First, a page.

Jean Pierre Cazelar wrote three wills. The first was in 1797, so only included his daughters as heirs because his son, Jean Pierre, Jr., was not yet born. His estate included his plantation, two dozen slaves, and property in town. Cazelar wrote his own second will in 1829. He was unaware of the 1808 Civil Code that prevented him from leaving all of his estate to his children, though. In this self-authored will, Jean Pierre took care to name his daughter Adelaide specifically. He left her all of his silver, furniture and books out of gratitude for taking care of him in his later years. Jean Pierre must have learned this will would not be executed under the law, though, and made a final will in 1836.

In the end, Jean Pierre Cazelar was was able to skirt the 1808 Civil Code by leaving all of his wealth to a man named Emile Sainet. Sainet was the white partner of one of his fourth daughter, Marie Louise. Sainet and the Cazelars then organized auctions and sales of Jean Pierre’s former estate, and the property was “bought” by Jean Pierre’s children. We know this scheme worked and the Cazelars maintained their wealth through subsequent generations because a record of Jean Pierre’s son, exists in the 1866 New Orleans Directory. Jean Pierre, Jr. is listed as “planter, Tunisburg, Algiers,” indicating he lived on the Cazelar Plantation. Also, his reported wealth in 1860-61 was $41,000 equal to about one million dollars today. The Cazelar Plantation remained in the family until at least 1878, when it was listed as part of Jean Pierre, Jr.’s succession in an advertisement in the Times-Picayune. Because of his determination to take care of his children even in death, no matter the means, the Cazelars remained a wealthy New Orleans family even after the Civil War.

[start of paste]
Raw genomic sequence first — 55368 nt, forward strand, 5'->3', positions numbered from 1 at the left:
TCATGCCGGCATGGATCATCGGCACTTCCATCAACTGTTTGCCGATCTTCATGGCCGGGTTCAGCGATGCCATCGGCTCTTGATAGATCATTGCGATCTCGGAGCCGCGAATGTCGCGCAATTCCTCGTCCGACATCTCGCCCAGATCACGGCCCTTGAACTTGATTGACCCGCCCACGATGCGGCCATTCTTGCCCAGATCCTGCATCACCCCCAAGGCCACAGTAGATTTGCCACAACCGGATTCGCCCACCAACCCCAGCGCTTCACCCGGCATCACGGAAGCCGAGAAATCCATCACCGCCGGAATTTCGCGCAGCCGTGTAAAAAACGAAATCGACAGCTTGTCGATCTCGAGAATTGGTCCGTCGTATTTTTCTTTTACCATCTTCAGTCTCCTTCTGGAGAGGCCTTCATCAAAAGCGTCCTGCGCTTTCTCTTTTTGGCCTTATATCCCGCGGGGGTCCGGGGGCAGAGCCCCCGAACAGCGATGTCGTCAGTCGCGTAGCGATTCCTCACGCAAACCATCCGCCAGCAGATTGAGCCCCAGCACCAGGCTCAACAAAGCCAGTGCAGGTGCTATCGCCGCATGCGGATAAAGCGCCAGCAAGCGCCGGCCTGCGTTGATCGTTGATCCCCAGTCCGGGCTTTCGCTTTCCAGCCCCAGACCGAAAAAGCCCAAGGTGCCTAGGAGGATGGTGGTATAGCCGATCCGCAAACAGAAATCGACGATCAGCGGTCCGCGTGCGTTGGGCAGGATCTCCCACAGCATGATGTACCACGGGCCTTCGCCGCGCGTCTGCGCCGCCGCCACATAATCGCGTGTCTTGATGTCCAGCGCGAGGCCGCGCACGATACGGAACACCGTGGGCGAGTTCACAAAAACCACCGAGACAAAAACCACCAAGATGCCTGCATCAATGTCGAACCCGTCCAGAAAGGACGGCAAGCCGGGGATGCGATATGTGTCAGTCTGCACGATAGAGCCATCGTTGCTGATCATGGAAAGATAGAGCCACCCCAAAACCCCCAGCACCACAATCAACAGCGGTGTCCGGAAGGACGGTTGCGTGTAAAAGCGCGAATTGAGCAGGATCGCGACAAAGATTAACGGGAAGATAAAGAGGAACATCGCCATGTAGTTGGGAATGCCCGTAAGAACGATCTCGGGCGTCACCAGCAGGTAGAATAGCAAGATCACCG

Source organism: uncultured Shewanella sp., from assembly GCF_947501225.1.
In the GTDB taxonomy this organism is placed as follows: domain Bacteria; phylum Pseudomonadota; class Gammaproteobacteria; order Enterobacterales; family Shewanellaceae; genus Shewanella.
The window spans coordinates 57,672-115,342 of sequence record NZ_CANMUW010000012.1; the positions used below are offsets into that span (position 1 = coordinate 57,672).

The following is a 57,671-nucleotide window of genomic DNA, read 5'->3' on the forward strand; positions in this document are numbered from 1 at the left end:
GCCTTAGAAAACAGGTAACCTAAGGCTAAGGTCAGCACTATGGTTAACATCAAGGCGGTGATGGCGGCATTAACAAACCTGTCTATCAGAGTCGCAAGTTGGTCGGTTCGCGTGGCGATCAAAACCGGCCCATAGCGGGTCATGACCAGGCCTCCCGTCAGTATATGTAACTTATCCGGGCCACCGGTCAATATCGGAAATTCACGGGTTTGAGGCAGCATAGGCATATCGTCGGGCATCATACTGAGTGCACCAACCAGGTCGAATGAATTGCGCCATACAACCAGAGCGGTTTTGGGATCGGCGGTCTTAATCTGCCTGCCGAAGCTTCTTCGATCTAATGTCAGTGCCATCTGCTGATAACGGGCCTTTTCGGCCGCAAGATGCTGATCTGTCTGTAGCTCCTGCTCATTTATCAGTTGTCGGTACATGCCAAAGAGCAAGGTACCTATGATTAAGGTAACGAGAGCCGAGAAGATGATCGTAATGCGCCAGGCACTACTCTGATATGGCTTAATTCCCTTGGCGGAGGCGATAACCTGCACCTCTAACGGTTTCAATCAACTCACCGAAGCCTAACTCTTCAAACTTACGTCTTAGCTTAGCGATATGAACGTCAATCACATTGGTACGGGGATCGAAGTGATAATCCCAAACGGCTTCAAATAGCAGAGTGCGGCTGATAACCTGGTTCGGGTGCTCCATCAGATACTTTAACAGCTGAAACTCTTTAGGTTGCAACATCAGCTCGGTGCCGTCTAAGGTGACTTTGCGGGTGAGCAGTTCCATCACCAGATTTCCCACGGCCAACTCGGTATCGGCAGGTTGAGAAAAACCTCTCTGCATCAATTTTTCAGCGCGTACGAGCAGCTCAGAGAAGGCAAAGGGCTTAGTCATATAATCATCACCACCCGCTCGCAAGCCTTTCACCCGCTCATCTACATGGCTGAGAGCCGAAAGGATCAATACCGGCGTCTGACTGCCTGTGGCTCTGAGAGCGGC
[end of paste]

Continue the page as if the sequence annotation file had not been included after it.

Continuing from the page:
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Baptismal Record of Adelaide Cazelar

Baptismal Record of Adelaide Cazelar

This is Adelaide Cazelar's baptismal record. She was the first child of Jean Pierre Cazelar and Charlotte Wiltz (FWC). Adelaide was born in 1787. | Source: Archives of the Archdiocese of New Orleans Libro de bautizados de negros y mulatos, 1786-1792 View File Details Page

Marie Felicite Cazelar's Baptismal Record

Marie Felicite Cazelar's Baptismal Record

This is Marie Felicite Cazelar's Baptismal Record. She was born in 1788 and was the second child of Jean Pierre Cazelar and Charlotte Wiltz. | Source: Archives of the Archdiocese of New Orleans Libro de bautizados de negros y mulatos, 1786-1792 View File Details Page

Baptismal Record of Marie Louise Cazelar

Baptismal Record of Marie Louise Cazelar